I hope to polish and revise a manuscript dealing with immigration policy and the rise of public health in the United States. My next research and writing project will be to explore other policy areas to which immigration policy is so inextricably related. I would like to expand to book length a few of the topics I covered in a relatively brief essay in this three-volume set. I would like to do a book-length treatment of immigration and industrialization. I would like to do a book relating the experiences of “exceptional immigrants” whose contributions have made “American exceptionalism.”  I would also like to co-author, with a particular industry expert or insider, the relationship between specific immigrant persons and groups and the development of their industry: for example, the wine industry, the brewery industry, the timber industry, the canning industry, and so on.

Michael LeMay is Professor Emeritus from California State University-San Bernardino, having retired as a full professor, former chair of his department, as Assistant Dean. He has previously sole-authored numerous books, for example: The Perennial Struggle, 3e. Upper-Saddle River, N.J.: Prentice-Hall, 2009; Illegal Immigration. Santa Barbara, CA: ABC-CLIO, 2007; Guarding the Gates: Immigration and National Security. Westport, CT.: Praeger Security International, 2006. 

Thursday, December 6, 2012

Interview with Dale McGowan, Author of Voices of Unbelief

Are there various kinds of unbelief, such as atheism, agnosticism, and humanism? How do they differ, or are they fundamentally the same?

They are most often different aspects of a single person's unbelief. "Atheist" describes my opinion that God does not exist; "agnostic" adds that I (like most atheists) am not certain; and "humanist" describes the philosophy of mutual care and responsibility that flows from the idea that we are on our own. It's like a religious believer describing herself as a theist, a Christian, and a Lutheran. Each emphasizes a different aspect of belief or a different degree of detail.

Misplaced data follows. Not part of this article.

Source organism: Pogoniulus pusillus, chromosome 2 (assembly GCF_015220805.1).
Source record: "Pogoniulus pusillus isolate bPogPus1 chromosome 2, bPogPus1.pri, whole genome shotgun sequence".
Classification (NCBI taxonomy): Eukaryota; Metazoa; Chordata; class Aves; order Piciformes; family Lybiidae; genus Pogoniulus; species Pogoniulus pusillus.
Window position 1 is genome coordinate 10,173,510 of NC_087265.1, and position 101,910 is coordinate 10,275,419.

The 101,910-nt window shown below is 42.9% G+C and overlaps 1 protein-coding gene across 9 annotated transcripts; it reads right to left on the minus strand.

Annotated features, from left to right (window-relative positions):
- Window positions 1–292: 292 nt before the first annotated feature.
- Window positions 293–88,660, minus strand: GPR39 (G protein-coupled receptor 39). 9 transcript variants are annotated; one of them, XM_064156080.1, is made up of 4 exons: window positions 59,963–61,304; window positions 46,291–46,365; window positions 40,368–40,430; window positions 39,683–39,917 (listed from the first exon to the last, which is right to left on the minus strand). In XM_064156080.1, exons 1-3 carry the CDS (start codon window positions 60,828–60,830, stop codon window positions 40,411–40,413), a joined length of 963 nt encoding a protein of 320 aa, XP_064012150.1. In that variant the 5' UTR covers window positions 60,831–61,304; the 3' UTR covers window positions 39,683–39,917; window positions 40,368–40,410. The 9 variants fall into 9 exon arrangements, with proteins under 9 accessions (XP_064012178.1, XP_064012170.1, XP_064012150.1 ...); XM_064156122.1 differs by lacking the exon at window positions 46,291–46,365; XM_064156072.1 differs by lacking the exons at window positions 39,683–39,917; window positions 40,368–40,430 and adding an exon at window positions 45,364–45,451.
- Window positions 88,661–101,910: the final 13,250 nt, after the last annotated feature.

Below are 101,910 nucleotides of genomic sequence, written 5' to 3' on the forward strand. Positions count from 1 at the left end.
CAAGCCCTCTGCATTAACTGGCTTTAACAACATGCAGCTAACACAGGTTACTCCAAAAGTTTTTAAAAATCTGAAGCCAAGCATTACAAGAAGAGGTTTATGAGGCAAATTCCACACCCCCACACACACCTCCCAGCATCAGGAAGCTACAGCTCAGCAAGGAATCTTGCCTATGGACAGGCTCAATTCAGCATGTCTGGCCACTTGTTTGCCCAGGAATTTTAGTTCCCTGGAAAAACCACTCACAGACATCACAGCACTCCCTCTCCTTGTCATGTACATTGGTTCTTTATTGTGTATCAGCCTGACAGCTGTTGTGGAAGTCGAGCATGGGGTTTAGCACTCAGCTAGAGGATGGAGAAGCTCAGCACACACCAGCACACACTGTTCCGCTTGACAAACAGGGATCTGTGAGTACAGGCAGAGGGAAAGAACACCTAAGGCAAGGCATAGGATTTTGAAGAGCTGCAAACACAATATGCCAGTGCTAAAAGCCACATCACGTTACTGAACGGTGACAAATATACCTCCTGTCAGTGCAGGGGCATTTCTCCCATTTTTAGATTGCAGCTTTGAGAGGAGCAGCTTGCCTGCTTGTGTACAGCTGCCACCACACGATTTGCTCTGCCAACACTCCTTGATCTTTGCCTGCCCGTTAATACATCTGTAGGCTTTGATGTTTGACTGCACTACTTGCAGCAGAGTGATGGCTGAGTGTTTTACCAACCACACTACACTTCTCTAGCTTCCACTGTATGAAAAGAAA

Is unbelief any more common today than in the past?

It's hard to know whether unbelief itself is more common, but saying it out loud certainly is. Much of Europe has gone from majority religious to majority nonreligious in three generations. In Scandinavia and the UK, the numbers run as high as 2-to-1 nonreligious. In the U.S., nonreligious identification has grown from 8 percent in 1990 to 20 percent today.

Is unbelief something negative—that is, a lack of belief—or is it more a matter of belief in something other than traditional religion?

It's negative only in the way "nonviolence" is. In renouncing one thing, it affirms others. In the case of nonviolence, what remains is peace and tolerance. In the case of unbelief, what remains is the natural universe. As an unbeliever in religion, what I believe is that this natural universe is all there is, and that we can and should build meaningful lives within that reality.

Do you think that unbelief is a type of religion? Does it meet any of the needs fulfilled by traditional religions, and does it have an organized structure?